I finished my book.
The one I’m writing, not the one I’m reading. And not finished-finished. This is the first draft. Some of what will end up in the finished-finished book is on a post-it note I lost last week, and quite a lot of it is still in my head – but there’s a start, and an end, and words in between.
Airpunch! Cake! Gin! Round of self-congratulatory tweets!
I’m doing those too (apart from the gin, I don’t understand gin) – but mostly I’m having a bit of a cry.
Two reasons, I think.
One: this is the last Pea book. I just wrote the last scene of my first series, and I’ve lived with these characters for a long time and love them very much, and it all feels a bit Gauda Prime* all of a sudden. I want so much to end it right. I think I have. But it’s got an ending, now. It ends.
Two: I’m not just ending it for me. I’ve got readers. I don’t mean like JK Rowling has readers, like there’s a squad of avid Pea-nuts hammering down my door (charming as that idea is). I’ve got one reader in particular in mind: my smallest niece, R. I’ve got six nieces and nephews, and R’s the first who’s been the right age at the right time with the right sort of booklove to be super-excited that Auntie Susie does this sort of thing. She’s drawn me a cover for this book, this book I’ve just finished. I’ve read her some of Pea’s Book of Birthdays as a bedtime story; seen her face as she dashes in to tell me a shocking plot development she’s just read, eyes big. Her favourite number is eleven, because Pea is eleven. She’s writing a story called The Castle of Fright, because Pea writes one too.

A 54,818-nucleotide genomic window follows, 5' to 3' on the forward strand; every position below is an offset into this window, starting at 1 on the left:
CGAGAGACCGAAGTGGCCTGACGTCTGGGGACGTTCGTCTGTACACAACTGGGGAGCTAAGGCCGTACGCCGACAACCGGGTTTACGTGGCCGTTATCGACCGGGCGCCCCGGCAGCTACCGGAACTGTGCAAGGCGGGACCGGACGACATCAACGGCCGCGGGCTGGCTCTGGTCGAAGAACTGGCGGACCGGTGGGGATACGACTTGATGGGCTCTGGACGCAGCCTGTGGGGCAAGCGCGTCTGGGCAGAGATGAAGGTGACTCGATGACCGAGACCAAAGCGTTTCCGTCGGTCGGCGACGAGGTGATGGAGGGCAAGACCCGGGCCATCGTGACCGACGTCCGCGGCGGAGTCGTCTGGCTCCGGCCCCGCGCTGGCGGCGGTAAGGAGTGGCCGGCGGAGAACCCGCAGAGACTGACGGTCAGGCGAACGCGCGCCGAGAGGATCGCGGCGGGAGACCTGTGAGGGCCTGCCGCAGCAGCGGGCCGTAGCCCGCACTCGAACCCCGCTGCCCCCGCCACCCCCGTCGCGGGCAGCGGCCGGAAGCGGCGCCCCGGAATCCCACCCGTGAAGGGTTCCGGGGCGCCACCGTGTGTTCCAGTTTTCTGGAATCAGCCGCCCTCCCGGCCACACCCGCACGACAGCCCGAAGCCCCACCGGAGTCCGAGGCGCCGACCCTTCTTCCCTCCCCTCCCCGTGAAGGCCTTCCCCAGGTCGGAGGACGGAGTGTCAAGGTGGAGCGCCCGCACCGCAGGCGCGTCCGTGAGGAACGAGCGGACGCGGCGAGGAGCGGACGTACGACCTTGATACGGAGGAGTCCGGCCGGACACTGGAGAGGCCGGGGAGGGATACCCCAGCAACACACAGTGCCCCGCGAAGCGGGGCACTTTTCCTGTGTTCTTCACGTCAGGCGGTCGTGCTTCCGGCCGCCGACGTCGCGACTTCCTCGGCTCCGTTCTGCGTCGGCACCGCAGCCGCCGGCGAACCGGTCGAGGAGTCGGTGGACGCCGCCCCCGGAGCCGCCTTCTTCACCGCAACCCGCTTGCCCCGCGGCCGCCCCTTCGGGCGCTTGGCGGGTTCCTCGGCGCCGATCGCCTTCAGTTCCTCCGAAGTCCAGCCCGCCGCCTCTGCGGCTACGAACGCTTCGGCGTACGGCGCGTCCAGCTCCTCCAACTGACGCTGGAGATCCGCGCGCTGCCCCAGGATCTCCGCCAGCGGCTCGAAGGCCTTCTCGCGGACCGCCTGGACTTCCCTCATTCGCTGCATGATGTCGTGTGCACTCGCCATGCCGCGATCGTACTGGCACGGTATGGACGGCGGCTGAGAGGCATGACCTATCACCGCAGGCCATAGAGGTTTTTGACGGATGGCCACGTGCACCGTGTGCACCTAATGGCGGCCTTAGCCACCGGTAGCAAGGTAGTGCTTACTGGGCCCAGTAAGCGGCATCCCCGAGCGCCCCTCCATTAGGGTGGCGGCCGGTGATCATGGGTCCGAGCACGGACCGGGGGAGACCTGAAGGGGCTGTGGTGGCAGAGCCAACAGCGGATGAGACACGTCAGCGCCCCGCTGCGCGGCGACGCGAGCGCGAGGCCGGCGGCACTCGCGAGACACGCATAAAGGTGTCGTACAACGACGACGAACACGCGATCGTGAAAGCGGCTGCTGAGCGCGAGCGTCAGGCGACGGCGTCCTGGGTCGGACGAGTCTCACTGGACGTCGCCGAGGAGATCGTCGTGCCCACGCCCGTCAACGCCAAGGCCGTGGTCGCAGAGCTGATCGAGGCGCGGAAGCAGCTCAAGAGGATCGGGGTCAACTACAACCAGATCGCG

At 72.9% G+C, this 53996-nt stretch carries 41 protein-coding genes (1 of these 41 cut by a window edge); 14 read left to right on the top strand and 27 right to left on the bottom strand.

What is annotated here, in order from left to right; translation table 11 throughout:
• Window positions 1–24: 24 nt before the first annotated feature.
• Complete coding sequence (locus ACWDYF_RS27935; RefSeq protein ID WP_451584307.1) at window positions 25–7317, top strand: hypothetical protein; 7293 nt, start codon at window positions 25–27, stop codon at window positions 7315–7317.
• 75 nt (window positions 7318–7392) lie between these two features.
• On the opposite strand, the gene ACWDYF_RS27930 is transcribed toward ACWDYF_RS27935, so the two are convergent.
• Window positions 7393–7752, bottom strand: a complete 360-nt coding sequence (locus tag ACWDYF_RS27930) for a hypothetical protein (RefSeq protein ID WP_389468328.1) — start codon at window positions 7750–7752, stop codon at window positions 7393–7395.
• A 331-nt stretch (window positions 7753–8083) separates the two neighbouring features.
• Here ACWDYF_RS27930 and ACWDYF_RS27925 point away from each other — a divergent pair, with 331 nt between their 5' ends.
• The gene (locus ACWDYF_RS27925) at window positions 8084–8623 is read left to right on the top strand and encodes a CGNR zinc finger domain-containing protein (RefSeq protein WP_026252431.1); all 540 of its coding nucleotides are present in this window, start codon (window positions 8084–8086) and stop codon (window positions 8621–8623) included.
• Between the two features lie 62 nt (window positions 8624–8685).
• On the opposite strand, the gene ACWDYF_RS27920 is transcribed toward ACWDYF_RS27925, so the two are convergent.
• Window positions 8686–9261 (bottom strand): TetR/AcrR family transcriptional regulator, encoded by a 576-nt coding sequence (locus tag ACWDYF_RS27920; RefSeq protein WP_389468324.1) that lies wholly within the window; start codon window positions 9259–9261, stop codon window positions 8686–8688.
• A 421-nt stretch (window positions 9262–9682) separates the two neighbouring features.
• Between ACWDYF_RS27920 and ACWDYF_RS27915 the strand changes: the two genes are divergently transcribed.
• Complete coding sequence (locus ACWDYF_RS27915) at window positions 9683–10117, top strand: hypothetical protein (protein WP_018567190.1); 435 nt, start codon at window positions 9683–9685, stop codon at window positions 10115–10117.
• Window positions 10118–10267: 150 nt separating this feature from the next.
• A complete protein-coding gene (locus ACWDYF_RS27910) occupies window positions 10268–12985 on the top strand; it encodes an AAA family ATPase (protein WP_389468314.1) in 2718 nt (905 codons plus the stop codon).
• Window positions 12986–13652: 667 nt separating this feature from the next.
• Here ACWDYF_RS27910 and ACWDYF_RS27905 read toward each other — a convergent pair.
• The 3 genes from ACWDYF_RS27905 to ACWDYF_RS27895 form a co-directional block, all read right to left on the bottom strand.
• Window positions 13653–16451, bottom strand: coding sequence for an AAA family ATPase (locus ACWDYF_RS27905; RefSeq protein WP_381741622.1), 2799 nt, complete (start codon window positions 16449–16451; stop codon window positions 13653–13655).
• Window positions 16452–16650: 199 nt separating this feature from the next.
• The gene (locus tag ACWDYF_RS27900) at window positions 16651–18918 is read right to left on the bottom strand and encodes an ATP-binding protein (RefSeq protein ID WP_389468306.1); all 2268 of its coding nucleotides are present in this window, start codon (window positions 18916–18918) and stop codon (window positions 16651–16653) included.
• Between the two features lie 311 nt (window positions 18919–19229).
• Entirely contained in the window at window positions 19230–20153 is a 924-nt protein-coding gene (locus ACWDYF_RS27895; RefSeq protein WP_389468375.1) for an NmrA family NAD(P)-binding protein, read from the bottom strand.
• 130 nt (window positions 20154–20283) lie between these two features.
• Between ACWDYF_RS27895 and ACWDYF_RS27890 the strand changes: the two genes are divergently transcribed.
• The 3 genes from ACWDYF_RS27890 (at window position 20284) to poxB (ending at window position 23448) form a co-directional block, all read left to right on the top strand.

I’m not her favourite, you understand: Arthur Ransome’s Nancy Blackett is her first love (and quite right too). Still, it’s basically amazing. But I’ve got responsibilities here. I always want to do my best, write my best; I’ve written about this before. Now my audience has a face, one I love to bits. And I have to not let it down – while not letting down all the other faces I don’t know at all.
And then there’s her little bro, my beloved nephew M, who is too little for the books, but quite big enough to know if he’s being left out. I don’t want to let him down either.
This is the first book I’ve written with that sort of awareness, and I’ve spent most of it wracked with fear that I can’t do it.
Two more things, now I’ve had my cry, and slept, and eaten a bacon sarnie:
One: I always have that fear. I always think I can’t do it, for whatever reason. Eight books in, you’d think I’d remember. I won’t next time, either.
Two: I cry over happy things too. I hung out with two of my big, grown-up nephews this past week. I got to chat about theatre, and TV, the stuff they’re up to. They (along with their sister, and brother) are among the loveliest, cheeringest people I know. One of my sisters pointed out how unusual that is; how most people don’t have that sort of cross-generational thing in their family. I was still enough of a kid when they were kids to be around, to hang out and play.
So if I don’t write R the perfect book, and I stop being one notch down from Father Christmas, I’ll be ordinary Auntie Susie instead. And that’ll be brilliant too.
* I mean this in terms of a sense of finality. Not plot. I don’t think my editor would like me going actual Gauda Prime in my kind funny series for 8+ – though who knows what the second draft may bring…
** This isn’t a footnote at all. I’m cheating. But I just wanted to issue a little gleeful squeak (down here, quietly) at Pea’s Book of Best Friends making the 7-11 longlist for the UKLA Book Award 2014, as voted for by teachers. Thank you, teachers. I’m beyond chuffed.